I cannot call the above plant a weed as doing so would probably offend 1.2 billion people. It is a lotus flower which is the national flower of India. Here it was growing in the wild in a pond on the outskirts of town. Amazing to see such an iconic plant growing in the wild where in Australia it would be an ornamental exotic aquatic plant in a high end garden.






The plant above was described to me as the 'Besharam' plant in hindi (do not trust my spelling). It was everywhere and it was said that it could grow anywhere. I saw it growing in wetlands and also arid areas. After doing some googling I'm pretty sure the plant is Ipomoea carnea and its morning glory style flowers seem to confirm that. This plant was probably the most invasive species I noticed.





This was another plant that was a regular in arid vacant blocks where rubble was in plentiful supply. Not sure of its name but those flowers make for interesting viewing.





This any is crawling across the flower of another rubble loving plant. What an amazing flower structure. I think I remember somebody telling me this plant is poisonous. 





 The inflorescence above was described to me as a blackberry plant? I'm not sure it doesn't look anything like the flowers on the blackberry plants at home and I think I remember noticing a lack of thorns on the branches and the leaves looked different. Nevertheless people seemed to think you could eat its fruit (I think I would ask for a demonstration before trying it myself). Maybe I misunderstood what was being said to me.





A more entire view of the mysterious 'Jharsuguda Blackberry'




The leaves on this plant (some sort of Taro or Elephant Ear type of plant) were massive. It was growing near the edge of a pond. I'm not sure of its name.





What an amazing sight. A cashew tree spilling out of somebodies front yard.






A close up of cashew flowers. Incredible to see this as cashews in Australia are a very expensive snack. 



The tree above is one I've never heard of or seen before. It was described as the Bale tree. I didn't get to try its fruit as it wasn't ripe.




I wish I could remember what this fruit was called but I cannot recall its description. It could have been described as a 'wood apple' or maybe it what was called a 'Chicu' fruit. I'm not sure.




The iconic Neem tree which has several uses. Lots of these trees were growing in town. Apparently you can brush your teeth with a Neem twig.




Last of all the papaya or paw paw tree complete with fruit. This is one of the few fruits that I had the pleasure of eating straight from the tree. The papaya fruit on these Indian trees was significantly tastier and sweeter than the fruit back home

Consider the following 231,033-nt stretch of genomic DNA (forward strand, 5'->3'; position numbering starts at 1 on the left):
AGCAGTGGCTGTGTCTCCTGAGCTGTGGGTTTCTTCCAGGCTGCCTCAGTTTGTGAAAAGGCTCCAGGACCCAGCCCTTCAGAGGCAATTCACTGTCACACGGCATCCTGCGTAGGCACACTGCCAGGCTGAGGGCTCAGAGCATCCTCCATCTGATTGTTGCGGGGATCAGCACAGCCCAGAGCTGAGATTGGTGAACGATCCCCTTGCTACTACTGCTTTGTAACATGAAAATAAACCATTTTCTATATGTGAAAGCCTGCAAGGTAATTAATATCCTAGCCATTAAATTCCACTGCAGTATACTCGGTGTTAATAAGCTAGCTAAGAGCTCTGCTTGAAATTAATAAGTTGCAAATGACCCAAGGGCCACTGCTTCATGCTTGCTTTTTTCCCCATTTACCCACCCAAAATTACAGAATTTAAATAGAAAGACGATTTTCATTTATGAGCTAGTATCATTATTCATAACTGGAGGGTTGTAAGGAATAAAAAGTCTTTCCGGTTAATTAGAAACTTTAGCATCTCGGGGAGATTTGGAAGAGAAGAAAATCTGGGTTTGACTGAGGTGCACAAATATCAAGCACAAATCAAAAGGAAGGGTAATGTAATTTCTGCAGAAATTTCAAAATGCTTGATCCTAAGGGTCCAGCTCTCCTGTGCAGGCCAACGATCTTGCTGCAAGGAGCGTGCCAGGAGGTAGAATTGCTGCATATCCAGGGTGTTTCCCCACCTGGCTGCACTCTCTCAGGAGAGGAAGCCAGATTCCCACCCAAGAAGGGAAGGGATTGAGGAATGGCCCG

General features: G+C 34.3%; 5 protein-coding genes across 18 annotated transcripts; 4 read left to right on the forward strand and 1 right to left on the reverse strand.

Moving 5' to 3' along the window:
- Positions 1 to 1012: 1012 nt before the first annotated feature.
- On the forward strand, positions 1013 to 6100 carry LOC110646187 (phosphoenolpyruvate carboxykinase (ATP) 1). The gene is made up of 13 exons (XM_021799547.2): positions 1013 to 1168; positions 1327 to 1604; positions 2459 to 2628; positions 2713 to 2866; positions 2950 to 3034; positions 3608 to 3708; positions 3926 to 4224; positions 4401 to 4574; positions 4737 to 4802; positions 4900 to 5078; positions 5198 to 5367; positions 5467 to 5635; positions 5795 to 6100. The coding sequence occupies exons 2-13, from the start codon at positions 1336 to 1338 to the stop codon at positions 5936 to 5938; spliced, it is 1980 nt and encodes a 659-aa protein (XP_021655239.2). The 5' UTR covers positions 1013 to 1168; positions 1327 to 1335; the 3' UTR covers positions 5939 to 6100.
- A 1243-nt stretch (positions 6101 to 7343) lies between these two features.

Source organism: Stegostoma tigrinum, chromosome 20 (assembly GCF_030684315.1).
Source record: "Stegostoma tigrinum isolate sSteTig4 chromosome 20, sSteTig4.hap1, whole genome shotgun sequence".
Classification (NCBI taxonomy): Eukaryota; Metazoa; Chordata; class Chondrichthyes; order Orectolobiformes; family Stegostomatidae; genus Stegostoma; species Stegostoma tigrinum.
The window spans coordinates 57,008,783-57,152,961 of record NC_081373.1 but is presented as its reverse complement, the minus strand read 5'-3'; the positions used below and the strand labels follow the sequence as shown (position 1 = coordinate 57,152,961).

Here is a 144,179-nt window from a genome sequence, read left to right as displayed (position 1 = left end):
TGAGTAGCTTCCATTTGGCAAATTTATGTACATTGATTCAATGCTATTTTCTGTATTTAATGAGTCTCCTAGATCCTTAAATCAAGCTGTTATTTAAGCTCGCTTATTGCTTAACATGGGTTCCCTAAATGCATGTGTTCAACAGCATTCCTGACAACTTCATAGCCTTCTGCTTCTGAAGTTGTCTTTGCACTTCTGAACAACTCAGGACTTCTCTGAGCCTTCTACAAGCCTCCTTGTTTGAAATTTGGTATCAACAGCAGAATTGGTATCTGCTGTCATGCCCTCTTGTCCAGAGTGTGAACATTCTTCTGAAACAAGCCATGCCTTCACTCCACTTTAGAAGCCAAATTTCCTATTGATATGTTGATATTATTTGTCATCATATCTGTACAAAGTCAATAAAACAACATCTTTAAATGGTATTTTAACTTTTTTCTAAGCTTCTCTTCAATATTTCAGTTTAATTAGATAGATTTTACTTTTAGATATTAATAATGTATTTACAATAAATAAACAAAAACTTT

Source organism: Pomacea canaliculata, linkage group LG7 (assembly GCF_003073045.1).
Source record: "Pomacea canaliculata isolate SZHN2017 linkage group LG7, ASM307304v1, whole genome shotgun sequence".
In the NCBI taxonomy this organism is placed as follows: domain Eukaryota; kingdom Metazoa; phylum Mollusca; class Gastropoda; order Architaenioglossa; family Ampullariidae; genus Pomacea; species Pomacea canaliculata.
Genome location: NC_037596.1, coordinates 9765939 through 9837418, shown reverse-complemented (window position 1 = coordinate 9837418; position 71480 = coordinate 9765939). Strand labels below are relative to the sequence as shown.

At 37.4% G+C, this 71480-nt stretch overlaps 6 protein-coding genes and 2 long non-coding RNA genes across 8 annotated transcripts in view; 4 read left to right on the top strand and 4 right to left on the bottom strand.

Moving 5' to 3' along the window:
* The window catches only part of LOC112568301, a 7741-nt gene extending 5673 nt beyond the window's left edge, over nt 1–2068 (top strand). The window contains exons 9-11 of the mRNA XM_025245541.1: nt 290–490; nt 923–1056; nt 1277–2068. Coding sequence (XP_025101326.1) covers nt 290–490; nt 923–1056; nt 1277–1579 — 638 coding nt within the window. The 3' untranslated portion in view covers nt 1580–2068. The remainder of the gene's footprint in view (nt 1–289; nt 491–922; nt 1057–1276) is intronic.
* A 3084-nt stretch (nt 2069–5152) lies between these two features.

Wednesday, April 6, 2016

Burnley produce plot. Harvesting lettuce cos the time is right.

Melbourne University plot mini harvest

The last blog post I wrote about my Burnley produce plot related to it as it stood back on the 9th of March (approximately one month prior to this post). Back then all the seeds and seedlings had been planted out, the plot had been mulched and fertilised and drip irrigation was installed. Now in less than one months time I am starting to harvest some food.




The plot on the 9th of March




The plot on the 6th of April



It's amazing how productive the plot has been considering the minimal amount of work I have put into it. During the last month I have probably only done a total of 30 minutes of weeding thanks the thick layer of mulch I have employed. Other tasks have included netting the brassicas to protect them from cabbage white butterfly, threading some twine around my tripod to aid the peas in their ascent up the bamboo and pruning my indeterminate (vine) tomato plant. Pruning the vine tomato is actually something which at home I had attempted and failed. Essentially I think I failed because of the myriad of conflicting and confusing youtube videos I had watched on the subject. Due to that negative experience I gave up and grew only bush varieties (which necessarily require pruning). I think next spring I might give some vine varieties a go and write up my own guide on the subject. Today was the first harvest from the plot and I took home some zucchini and two heads of cos lettuce. All the other plants look to be doing fine. Next update coming soon.